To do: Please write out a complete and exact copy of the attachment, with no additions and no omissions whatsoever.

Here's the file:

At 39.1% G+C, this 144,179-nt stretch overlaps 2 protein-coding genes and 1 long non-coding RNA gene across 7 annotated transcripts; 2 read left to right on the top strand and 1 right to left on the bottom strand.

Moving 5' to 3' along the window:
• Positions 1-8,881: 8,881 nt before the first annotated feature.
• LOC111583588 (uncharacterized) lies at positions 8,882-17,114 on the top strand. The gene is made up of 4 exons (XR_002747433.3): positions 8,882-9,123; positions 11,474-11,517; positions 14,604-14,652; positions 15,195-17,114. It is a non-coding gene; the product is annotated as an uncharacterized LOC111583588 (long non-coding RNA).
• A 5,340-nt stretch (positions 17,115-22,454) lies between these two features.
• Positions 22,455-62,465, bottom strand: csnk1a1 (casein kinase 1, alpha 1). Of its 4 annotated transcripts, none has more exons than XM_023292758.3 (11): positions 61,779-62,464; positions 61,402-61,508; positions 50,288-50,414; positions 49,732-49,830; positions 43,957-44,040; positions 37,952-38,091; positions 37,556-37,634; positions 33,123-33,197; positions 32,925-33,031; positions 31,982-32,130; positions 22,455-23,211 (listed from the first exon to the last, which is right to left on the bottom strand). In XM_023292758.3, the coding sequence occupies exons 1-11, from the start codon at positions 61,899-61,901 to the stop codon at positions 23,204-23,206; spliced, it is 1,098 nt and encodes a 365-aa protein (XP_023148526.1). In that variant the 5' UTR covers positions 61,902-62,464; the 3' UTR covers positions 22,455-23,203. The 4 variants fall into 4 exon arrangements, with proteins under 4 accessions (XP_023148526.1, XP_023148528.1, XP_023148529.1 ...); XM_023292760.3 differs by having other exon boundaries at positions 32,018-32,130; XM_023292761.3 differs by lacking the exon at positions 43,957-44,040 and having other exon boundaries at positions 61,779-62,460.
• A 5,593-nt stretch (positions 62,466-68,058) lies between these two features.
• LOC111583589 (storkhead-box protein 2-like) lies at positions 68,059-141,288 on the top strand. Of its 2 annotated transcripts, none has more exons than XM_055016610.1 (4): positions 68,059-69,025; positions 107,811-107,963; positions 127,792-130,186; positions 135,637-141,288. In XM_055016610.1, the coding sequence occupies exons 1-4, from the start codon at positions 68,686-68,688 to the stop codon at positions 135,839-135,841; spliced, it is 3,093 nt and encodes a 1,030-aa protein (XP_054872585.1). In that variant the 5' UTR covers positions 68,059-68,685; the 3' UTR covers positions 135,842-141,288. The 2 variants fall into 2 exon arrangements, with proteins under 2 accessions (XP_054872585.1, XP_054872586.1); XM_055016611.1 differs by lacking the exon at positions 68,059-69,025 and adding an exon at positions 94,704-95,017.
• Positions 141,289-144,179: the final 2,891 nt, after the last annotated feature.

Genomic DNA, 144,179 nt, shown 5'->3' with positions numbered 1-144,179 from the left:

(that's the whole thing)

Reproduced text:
At 39.1% G+C, this 144,179-nt stretch overlaps 2 protein-coding genes and 1 long non-coding RNA gene across 7 annotated transcripts; 2 read left to right on the top strand and 1 right to left on the bottom strand.

Moving 5' to 3' along the window:
• Positions 1-8,881: 8,881 nt before the first annotated feature.
• LOC111583588 (uncharacterized) lies at positions 8,882-17,114 on the top strand. The gene is made up of 4 exons (XR_002747433.3): positions 8,882-9,123; positions 11,474-11,517; positions 14,604-14,652; positions 15,195-17,114. It is a non-coding gene; the product is annotated as an uncharacterized LOC111583588 (long non-coding RNA).
• A 5,340-nt stretch (positions 17,115-22,454) lies between these two features.
• Positions 22,455-62,465, bottom strand: csnk1a1 (casein kinase 1, alpha 1). Of its 4 annotated transcripts, none has more exons than XM_023292758.3 (11): positions 61,779-62,464; positions 61,402-61,508; positions 50,288-50,414; positions 49,732-49,830; positions 43,957-44,040; positions 37,952-38,091; positions 37,556-37,634; positions 33,123-33,197; positions 32,925-33,031; positions 31,982-32,130; positions 22,455-23,211 (listed from the first exon to the last, which is right to left on the bottom strand). In XM_023292758.3, the coding sequence occupies exons 1-11, from the start codon at positions 61,899-61,901 to the stop codon at positions 23,204-23,206; spliced, it is 1,098 nt and encodes a 365-aa protein (XP_023148526.1). In that variant the 5' UTR covers positions 61,902-62,464; the 3' UTR covers positions 22,455-23,203. The 4 variants fall into 4 exon arrangements, with proteins under 4 accessions (XP_023148526.1, XP_023148528.1, XP_023148529.1 ...); XM_023292760.3 differs by having other exon boundaries at positions 32,018-32,130; XM_023292761.3 differs by lacking the exon at positions 43,957-44,040 and having other exon boundaries at positions 61,779-62,460.
• A 5,593-nt stretch (positions 62,466-68,058) lies between these two features.
• LOC111583589 (storkhead-box protein 2-like) lies at positions 68,059-141,288 on the top strand. Of its 2 annotated transcripts, none has more exons than XM_055016610.1 (4): positions 68,059-69,025; positions 107,811-107,963; positions 127,792-130,186; positions 135,637-141,288. In XM_055016610.1, the coding sequence occupies exons 1-4, from the start codon at positions 68,686-68,688 to the stop codon at positions 135,839-135,841; spliced, it is 3,093 nt and encodes a 1,030-aa protein (XP_054872585.1). In that variant the 5' UTR covers positions 68,059-68,685; the 3' UTR covers positions 135,842-141,288. The 2 variants fall into 2 exon arrangements, with proteins under 2 accessions (XP_054872585.1, XP_054872586.1); XM_055016611.1 differs by lacking the exon at positions 68,059-69,025 and adding an exon at positions 94,704-95,017.
• Positions 141,289-144,179: the final 2,891 nt, after the last annotated feature.

Genomic DNA, 144,179 nt, shown 5'->3' with positions numbered 1-144,179 from the left: